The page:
Soft Beds, Hard Battles

Soft Beds, Hard Battles is a 1974 British comedy film directed by Roy Boulting, starring Peter Sellers in several roles, and with an all-star cast, including Curt Jurgens, Lila Kedrova and Jenny Hanley. Sellers reunited with the Boulting brothers for this farce, in which the women of a brothel help the war effort to rid the world of the Nazi peril - in the bedroom.[2]

Soft Beds, Hard Battles
Directed byRoy Boulting
Produced byJohn Boulting
Roy Boulting
Written byRoy Boulting
Leo Marks
Based onan idea by Maurice Moisiewitsch
StarringPeter Sellers
Curd Jurgens
Lila Kedrova
Music byNeil Rhoden
CinematographyGilbert Taylor
Edited byMartin Charles
Production
company
Distributed byThe Rank Organisation
Release date
January 1974 (1974-01) (UK)
Running time
107 minutes
CountryUnited Kingdom
LanguageEnglish
Budget£750,000[1]

The film took a limited release; in the United States, it was released under the title Undercovers Hero.

Plot

Set in Nazi-occupied France, the story follows Major Robinson of the British Army. Installing himself at a Parisian brothel, he assists the French resistance and works with Madame Grenier and her girls who find themselves eliminating high ranking German officers (using ingenious rigged beds and killer flatulence pills) right under the noses of the Gestapo. The girls find themselves enlisted in the Free French Forces and finally help to foil Hitler's plan to blow up Paris. They later receive medals from the French president.[3]

Cast

Production

John and Roy Boulting had been pursuing separate careers for a number of years before reuniting to make this film. John left his position as managing director of British Lion which he held for six years to produce "because I am anxious to make films again."[4] He called the film "a flippant look at war and the absurdities of war... All naked men are alike really and the film stresses the idea that wars are not won or lost by top level Whitehall, Pentagon, or Wilhemstrasse strategy but by fortuitous intangibles and by the foibles of human beings."[4]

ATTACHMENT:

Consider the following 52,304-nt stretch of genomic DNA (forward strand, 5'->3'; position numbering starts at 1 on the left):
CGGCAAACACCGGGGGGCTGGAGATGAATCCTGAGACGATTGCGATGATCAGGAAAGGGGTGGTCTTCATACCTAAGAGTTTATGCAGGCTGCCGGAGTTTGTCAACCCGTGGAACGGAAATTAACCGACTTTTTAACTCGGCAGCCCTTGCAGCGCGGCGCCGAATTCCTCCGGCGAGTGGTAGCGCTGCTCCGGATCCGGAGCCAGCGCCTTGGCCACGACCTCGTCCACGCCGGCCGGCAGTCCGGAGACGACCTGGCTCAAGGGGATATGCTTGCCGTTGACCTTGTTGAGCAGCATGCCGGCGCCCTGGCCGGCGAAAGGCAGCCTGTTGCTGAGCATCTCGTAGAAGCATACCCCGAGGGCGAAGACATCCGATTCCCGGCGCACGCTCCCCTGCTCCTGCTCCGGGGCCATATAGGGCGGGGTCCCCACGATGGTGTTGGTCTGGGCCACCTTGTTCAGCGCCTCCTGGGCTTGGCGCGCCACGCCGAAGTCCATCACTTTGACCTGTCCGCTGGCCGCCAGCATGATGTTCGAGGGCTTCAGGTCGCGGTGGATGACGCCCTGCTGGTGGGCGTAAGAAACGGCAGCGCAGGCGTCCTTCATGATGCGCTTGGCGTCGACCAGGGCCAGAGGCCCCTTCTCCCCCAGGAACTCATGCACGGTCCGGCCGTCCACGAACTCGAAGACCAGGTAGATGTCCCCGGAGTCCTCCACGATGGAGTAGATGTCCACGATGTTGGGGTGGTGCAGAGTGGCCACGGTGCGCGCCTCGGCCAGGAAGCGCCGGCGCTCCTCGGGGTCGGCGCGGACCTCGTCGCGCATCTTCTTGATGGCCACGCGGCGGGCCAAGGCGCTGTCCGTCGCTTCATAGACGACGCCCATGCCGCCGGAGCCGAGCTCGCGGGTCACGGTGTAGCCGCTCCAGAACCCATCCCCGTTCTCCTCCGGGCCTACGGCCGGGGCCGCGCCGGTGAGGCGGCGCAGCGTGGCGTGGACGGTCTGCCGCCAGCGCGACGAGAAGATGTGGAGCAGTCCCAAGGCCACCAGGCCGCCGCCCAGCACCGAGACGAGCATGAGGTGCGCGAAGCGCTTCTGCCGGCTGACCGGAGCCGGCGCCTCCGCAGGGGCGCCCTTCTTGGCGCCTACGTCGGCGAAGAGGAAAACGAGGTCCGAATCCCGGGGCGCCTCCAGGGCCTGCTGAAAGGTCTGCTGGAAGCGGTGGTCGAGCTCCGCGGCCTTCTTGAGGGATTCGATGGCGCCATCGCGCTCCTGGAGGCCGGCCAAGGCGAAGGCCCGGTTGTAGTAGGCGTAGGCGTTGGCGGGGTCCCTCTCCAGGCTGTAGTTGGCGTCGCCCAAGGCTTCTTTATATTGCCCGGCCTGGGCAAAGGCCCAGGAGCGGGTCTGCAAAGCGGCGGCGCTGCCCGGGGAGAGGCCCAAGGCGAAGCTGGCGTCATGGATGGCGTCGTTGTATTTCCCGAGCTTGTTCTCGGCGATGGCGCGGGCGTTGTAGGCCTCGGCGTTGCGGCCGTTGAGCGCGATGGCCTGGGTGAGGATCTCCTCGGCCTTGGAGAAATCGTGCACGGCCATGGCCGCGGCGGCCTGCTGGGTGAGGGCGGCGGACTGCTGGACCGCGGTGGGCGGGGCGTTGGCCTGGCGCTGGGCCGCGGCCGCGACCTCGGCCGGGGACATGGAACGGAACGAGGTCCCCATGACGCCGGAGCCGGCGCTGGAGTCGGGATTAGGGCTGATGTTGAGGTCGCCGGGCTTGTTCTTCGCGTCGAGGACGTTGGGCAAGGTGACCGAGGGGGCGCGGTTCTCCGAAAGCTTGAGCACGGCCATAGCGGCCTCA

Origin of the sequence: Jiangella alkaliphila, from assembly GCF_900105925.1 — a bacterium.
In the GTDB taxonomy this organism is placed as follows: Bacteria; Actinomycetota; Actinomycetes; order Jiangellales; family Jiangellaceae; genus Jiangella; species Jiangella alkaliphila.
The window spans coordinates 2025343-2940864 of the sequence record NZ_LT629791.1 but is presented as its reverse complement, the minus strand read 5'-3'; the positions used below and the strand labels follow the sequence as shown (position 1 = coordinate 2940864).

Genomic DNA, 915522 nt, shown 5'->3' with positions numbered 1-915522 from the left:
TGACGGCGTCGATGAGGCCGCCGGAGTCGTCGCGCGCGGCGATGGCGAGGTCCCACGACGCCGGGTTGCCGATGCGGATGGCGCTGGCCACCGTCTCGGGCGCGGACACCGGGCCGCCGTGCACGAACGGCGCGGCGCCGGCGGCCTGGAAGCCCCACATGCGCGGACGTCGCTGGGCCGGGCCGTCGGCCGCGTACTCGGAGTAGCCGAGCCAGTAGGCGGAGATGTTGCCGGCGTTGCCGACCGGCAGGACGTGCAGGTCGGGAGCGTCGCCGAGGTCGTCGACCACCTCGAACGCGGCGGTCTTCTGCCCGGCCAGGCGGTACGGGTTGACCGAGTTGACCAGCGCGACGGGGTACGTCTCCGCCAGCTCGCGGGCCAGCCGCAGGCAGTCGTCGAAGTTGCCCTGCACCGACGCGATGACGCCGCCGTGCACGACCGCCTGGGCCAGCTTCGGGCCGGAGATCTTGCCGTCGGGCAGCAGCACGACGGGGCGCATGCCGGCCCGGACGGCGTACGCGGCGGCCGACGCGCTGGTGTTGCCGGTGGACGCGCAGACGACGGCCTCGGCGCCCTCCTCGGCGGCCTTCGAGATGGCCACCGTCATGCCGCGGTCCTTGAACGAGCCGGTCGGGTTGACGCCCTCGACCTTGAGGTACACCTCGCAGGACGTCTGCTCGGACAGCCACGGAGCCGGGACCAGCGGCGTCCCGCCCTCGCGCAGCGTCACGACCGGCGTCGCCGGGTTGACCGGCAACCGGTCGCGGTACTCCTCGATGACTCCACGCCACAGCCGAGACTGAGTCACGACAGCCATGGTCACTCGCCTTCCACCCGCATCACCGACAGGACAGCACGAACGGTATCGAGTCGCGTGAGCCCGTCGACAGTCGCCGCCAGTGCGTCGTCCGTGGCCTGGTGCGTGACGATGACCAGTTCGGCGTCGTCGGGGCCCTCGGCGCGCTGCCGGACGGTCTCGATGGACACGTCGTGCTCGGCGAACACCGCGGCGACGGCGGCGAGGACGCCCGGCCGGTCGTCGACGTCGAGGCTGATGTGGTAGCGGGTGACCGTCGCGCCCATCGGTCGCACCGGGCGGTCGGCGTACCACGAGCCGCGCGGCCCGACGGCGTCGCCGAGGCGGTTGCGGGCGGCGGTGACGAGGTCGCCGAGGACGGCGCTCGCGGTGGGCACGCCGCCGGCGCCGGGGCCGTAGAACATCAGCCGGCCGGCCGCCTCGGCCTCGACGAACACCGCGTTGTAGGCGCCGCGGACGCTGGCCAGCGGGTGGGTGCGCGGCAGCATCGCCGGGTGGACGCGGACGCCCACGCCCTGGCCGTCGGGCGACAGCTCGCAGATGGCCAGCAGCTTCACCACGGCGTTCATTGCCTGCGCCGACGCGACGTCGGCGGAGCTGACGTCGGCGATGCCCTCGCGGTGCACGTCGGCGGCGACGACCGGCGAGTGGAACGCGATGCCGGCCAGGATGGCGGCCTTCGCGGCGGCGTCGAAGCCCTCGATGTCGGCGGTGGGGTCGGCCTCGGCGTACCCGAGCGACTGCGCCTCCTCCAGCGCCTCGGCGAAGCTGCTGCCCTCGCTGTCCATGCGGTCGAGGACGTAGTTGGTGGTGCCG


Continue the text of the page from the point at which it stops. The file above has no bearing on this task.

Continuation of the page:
The brothers were directors of British Lion, which was sold to Barclay Securities. They proposed to sell 45 of the 60 acres of Shepperton studio for housing development. The union protested and said if any of the previous directors of Shepperton, such as the Boultings, tried to make films anywhere they would be blackbanned. Production on the film began in March 1973 but was halted due to uncertainty about the banning. John Boulting blamed "a little cabal of Communists who are ideologically motivated. They are dedicated in my view not to the improvement of our industry but to the destruction of the whole fabric of society." The union said the Boultings were "hysterical."[1] The union withdrew the blackban provided the Boultings give "prior consideration" to Shepperton for the making of any other films.[5] The brothers agreed.[6] Filming finished by May 1973.[7]

Reception

The film was a financial failure and Roy Boulting lost a good deal of his own money on it.[8]

Critical reception

The Irish Times called it "his best film for some time".[9]

  • The New York Times called the film, "a sketch film with very few jokes."[10]
  • Time Out wrote, "its raison d'être is Peter Sellers, back in brilliant form as six variations on blinkered authority, including Hitler and a De Gaulle-ish French general, but particularly as the Gestapo chief Schroeder, limping-cum-strutting from disaster to disaster, an extraordinary amalgam of Dr Strangelove and Fred Kite. Worth a visit for Sellers and one classic joke about a PoW."[11]

References

  1. Boulting threat to halt films Barker, Dennis. The Guardian19 Mar 1973: 1.
  2. "Undercovers Hero Trailer, Reviews and Schedule for Undercovers Hero | TVGuide.com". Movies.tvguide.com. Retrieved 12 March 2014.
  3. "Soft Beds, Hard Battles | BFI | BFI". Explore.bfi.org.uk. Retrieved 12 March 2014.
  4. Author? Archie Bunker, No Less By A. H. WEILER. New York Times 3 Dec 1972: D11.
  5. New move in film dispute Our own Reporter. The Guardian (1959-2003); London (UK) [London (UK)]20 Mar 1973: 5.
  6. Studio workers lift blacking threat Our own Reporter. The Guardian 23 Mar 1973: 5.
  7. IT'S MUTUAL: Liza Minnelli Tells Love for Peter Sellers Lambert, Tom. Los Angeles Times23 May 1973: a9.
  8. hayley was my true love, but I lost her and my son. now I've found him again Film legend roy Boulting on a life of infidelity and reunion with his pop star son: [1ST_STH Edition 5] Middlehurst, Lester. Daily Mail20 June 1998: 32.
  9. SIX OF SELLERS Linechan, Fergus. The Irish Times 4 Nov 1974: 10.
  10. Canby, Vincent (23 October 1975). "Movie Review - Undercovers Hero - Screen: 'Undercovers':Sellers Plays 6 Roles in Boultings Comedy". NYTimes.com. Retrieved 12 March 2014.
  11. "Soft Beds, Hard Battles | review, synopsis, book tickets, showtimes, movie release date | Time Out London". Timeout.com. 27 December 2007. Retrieved 12 March 2014.
This article is issued from Wikipedia. The text is licensed under Creative Commons - Attribution - Sharealike. Additional terms may apply for the media files.